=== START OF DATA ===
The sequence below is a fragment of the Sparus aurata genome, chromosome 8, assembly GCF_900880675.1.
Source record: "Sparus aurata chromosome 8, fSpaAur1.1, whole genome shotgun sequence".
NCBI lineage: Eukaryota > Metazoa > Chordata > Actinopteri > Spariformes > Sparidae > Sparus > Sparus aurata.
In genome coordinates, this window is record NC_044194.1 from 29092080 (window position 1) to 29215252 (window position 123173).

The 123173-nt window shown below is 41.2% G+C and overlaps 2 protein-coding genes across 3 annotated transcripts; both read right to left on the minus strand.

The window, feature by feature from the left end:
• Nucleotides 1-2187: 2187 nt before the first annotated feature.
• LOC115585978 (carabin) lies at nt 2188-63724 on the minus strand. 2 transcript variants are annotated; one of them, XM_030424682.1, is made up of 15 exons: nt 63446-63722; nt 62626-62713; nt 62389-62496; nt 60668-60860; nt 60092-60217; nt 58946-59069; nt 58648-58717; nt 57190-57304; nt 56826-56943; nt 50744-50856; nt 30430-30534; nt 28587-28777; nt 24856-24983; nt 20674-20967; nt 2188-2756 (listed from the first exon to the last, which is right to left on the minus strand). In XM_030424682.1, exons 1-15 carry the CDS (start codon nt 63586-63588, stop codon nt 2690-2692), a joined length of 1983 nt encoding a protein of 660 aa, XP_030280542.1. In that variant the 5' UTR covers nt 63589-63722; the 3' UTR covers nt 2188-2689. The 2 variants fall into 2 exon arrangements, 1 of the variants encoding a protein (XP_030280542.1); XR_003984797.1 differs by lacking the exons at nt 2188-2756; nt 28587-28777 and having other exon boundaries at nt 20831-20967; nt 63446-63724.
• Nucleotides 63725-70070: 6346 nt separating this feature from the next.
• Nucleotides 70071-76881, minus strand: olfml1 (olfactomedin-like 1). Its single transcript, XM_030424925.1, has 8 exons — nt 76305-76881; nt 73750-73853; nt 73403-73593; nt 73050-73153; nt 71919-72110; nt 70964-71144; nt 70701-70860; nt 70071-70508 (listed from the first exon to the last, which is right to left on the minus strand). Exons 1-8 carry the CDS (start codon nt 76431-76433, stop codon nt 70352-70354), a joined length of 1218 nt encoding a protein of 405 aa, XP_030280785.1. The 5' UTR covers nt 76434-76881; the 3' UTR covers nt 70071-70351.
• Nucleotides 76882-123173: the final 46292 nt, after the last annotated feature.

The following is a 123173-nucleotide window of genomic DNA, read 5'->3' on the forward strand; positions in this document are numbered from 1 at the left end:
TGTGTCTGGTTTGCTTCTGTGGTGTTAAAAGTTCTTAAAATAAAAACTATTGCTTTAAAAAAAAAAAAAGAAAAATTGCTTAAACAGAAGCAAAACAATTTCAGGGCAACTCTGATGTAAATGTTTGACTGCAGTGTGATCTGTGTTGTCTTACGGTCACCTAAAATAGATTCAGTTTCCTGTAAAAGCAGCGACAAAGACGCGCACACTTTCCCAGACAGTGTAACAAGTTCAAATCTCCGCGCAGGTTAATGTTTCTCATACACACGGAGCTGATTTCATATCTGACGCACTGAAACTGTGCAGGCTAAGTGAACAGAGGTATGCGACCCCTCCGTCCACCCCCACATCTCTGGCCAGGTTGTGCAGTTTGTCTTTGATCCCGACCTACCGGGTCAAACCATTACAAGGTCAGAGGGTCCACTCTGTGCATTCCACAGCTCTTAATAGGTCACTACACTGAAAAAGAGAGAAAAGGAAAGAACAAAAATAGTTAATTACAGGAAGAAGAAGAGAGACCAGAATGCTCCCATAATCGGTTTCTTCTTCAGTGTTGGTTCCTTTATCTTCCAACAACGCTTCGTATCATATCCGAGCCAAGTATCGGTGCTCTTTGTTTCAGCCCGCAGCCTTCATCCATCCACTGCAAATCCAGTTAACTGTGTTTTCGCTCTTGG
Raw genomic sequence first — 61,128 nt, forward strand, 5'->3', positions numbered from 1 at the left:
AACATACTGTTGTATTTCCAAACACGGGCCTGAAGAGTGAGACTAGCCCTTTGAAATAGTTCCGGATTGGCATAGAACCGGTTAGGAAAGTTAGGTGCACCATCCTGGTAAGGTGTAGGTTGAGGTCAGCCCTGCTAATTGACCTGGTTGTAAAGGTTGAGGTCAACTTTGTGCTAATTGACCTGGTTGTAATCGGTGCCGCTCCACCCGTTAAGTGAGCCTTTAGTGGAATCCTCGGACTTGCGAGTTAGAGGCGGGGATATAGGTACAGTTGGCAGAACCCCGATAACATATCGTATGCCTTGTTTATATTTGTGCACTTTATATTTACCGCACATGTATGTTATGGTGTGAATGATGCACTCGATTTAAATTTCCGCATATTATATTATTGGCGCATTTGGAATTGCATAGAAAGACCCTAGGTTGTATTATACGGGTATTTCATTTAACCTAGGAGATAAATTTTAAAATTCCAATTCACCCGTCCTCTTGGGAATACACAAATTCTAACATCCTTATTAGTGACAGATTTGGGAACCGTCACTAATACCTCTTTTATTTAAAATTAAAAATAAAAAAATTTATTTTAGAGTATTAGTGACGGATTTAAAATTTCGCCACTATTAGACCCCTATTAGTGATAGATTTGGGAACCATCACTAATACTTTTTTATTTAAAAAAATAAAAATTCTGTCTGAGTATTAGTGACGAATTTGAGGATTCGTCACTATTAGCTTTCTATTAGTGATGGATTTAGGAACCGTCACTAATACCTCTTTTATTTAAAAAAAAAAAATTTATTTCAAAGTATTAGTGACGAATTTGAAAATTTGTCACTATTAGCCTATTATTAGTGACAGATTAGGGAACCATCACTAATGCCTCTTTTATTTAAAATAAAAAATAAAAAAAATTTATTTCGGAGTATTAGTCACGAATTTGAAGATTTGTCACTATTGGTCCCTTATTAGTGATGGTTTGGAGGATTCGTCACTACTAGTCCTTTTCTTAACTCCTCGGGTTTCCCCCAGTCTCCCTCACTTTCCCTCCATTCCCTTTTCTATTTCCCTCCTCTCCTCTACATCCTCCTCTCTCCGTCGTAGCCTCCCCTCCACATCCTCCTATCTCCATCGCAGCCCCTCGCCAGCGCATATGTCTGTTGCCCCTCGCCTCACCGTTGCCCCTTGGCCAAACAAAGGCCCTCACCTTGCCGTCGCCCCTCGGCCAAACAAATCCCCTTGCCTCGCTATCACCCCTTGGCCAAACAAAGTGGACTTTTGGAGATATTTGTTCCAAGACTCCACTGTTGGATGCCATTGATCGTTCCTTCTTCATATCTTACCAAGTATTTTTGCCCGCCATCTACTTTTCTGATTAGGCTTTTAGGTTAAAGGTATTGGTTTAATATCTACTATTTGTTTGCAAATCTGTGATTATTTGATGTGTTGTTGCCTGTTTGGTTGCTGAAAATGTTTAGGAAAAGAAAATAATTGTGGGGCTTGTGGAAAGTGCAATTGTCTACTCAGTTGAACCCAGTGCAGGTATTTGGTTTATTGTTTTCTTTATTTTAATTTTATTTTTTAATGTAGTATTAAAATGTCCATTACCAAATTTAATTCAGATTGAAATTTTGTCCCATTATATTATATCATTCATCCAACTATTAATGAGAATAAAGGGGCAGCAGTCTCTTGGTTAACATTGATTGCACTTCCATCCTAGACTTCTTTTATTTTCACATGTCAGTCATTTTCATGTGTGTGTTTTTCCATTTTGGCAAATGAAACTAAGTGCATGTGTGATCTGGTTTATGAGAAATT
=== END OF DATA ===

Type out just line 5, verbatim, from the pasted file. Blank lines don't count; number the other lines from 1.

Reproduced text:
The 123173-nt window shown below is 41.2% G+C and overlaps 2 protein-coding genes across 3 annotated transcripts; both read right to left on the minus strand.